Next week, on Sept. 29, President Recep Tayyip Erdoğan will pay a visit to Sochi to deliver an address at a bilateral summit at the invitation of Russian President Vladimir Putin.
One reason that makes this visit more important than others is the situation in Syria's Idlib today. The Kremlin has already confirmed that, compared to other visits, this visit will focus on much more extensive and critical topics.
Kremlin spokesperson Dmitry Peskov said Monday that preparations are underway for Erdoğan’s upcoming visit to Sochi, Russia.
“It will be the most comprehensive agenda since bilateral relations started. These relations are multifaceted and the leaders have always something to talk about within this scope,” Peskov told journalists.
Although all world capitals, especially Ankara, seem to be focused on the issue of Afghanistan, the lack of a political solution in Syria, with the ongoing terrorist threat and migration crisis, will be the most critical issue on the table in Sochi.
In Idlib, recent attacks targeting Turkish soldiers are being carefully monitored by Ankara. Although there has been a relative calm after the agreement reached with Russia on March 5, 2020, attacks on civilians by the terrorist organizations al-Qaida and Daesh as well as PKK's Syrian branch YPG continue. There has been a recent increase in harassment targeting observation posts created by Turkey on the M4 highway in Idlib. Three Turkish soldiers were killed in recent attacks.
On the other hand, the recent airstrikes by Russian and Syrian aircraft based in Idlib also oblige Ankara to review the existing agreements. This is why, during the Erdoğan-Putin meeting, Ankara will be seeking answers to many questions from Moscow.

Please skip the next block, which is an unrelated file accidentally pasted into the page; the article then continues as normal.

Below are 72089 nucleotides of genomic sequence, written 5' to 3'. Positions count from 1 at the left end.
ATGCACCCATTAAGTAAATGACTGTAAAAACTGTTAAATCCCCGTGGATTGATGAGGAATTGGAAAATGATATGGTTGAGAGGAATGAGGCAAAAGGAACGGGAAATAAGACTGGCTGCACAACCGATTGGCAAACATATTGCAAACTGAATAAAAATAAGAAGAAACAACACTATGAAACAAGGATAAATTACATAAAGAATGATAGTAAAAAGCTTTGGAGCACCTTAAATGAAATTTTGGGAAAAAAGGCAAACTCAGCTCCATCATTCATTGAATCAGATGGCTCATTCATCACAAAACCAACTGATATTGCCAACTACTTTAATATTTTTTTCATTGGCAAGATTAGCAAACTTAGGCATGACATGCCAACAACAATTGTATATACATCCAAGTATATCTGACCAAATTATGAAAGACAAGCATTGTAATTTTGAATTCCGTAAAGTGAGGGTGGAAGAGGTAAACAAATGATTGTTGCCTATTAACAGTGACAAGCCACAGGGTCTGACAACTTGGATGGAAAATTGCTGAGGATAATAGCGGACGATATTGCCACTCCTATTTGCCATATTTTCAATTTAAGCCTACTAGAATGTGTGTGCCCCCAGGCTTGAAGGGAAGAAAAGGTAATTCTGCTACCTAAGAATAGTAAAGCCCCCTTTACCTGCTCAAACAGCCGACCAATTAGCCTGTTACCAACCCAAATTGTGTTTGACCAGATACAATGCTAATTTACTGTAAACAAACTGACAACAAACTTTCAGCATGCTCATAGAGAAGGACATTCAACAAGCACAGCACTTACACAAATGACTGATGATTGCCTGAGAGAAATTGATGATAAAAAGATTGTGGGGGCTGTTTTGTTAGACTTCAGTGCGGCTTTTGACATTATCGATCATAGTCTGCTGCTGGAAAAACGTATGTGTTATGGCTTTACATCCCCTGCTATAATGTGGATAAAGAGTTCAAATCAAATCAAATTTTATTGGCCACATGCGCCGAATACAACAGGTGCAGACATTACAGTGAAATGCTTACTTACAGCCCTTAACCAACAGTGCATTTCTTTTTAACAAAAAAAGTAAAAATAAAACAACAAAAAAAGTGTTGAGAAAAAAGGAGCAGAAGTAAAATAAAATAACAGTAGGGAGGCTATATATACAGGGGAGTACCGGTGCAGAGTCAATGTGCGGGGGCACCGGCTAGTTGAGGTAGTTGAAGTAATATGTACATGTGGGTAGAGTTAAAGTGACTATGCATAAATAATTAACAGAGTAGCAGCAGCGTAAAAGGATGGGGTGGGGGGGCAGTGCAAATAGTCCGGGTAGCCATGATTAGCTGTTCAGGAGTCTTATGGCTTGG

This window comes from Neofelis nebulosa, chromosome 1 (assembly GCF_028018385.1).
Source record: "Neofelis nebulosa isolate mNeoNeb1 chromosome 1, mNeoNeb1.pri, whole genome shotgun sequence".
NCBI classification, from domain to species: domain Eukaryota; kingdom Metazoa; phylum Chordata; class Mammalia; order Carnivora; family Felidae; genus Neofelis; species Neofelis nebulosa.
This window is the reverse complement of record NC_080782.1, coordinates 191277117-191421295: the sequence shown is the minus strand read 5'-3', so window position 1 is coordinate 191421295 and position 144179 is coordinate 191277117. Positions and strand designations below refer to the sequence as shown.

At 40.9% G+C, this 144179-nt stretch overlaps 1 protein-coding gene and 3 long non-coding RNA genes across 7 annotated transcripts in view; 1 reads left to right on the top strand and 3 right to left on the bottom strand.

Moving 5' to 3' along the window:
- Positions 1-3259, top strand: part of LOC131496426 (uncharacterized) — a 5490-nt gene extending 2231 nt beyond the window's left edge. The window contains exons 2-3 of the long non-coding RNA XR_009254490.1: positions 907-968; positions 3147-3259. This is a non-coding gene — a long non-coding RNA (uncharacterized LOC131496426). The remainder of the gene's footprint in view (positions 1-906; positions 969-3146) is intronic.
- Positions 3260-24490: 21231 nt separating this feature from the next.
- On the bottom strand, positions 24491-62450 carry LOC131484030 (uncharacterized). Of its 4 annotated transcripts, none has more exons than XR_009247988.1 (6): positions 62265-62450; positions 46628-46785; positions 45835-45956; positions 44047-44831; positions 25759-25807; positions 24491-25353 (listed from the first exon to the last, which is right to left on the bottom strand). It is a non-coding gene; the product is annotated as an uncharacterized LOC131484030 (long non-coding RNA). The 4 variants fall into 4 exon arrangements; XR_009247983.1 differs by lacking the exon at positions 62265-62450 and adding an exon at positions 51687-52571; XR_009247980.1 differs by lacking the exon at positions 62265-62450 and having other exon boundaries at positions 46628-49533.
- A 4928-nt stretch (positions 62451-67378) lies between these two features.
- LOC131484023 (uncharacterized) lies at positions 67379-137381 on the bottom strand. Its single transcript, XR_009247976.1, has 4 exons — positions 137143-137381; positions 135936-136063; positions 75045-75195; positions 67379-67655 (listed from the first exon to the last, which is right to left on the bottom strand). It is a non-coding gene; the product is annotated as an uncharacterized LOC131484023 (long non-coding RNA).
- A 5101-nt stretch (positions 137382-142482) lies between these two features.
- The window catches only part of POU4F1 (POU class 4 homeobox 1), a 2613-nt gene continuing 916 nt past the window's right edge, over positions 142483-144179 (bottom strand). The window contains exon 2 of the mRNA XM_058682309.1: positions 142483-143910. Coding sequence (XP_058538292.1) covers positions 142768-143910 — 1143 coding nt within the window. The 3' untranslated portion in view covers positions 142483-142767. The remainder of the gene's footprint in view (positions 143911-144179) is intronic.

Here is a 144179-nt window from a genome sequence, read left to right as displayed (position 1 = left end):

The agreement between the two countries was signed in Sochi on Sept. 17, 2018, according to which a de-escalation zone would be established in Idlib. This agreement envisaged a withdrawal from the 15-20-kilometer (9-12 miles) deep and 250-kilometer long disarmament strip. After that, the Syrian army postponed the Idlib operation, which it had been planning for some time. However, since then, it has also been observed that Moscow has not fulfilled the requirements of the agreement in the joint fight against the terrorist organizations appearing on ground and target Turkey while continuing their criticism of Turkey. In addition, it was seen that Moscow has not increased pressure on Bashar Assad since then.
At every turn, Turkey sends a message to Moscow saying, “We comply with the agreements, we expect Moscow to fulfill the same responsibilities.” At the same time, it is concerning for Turkey that the Syrian regime and Russia continue to conduct airstrikes in the Idlib region. Whether Russia uses these attacks as a deterrent factor against Turkey, and whether it really will comply with the agreement's commitments from now on, will be one of the important outcomes of the summit in Sochi for Ankara.
In other words, Erdoğan will ask Putin in Sochi for a clear answer about his intentions regarding compliance with the terms of the agreement. While Turkey's struggle with all terrorist organizations, especially al-Qaida, Daesh and the YPG/PKK continues resolutely, it will also signal its objection to the increase in attacks against Turkish troops.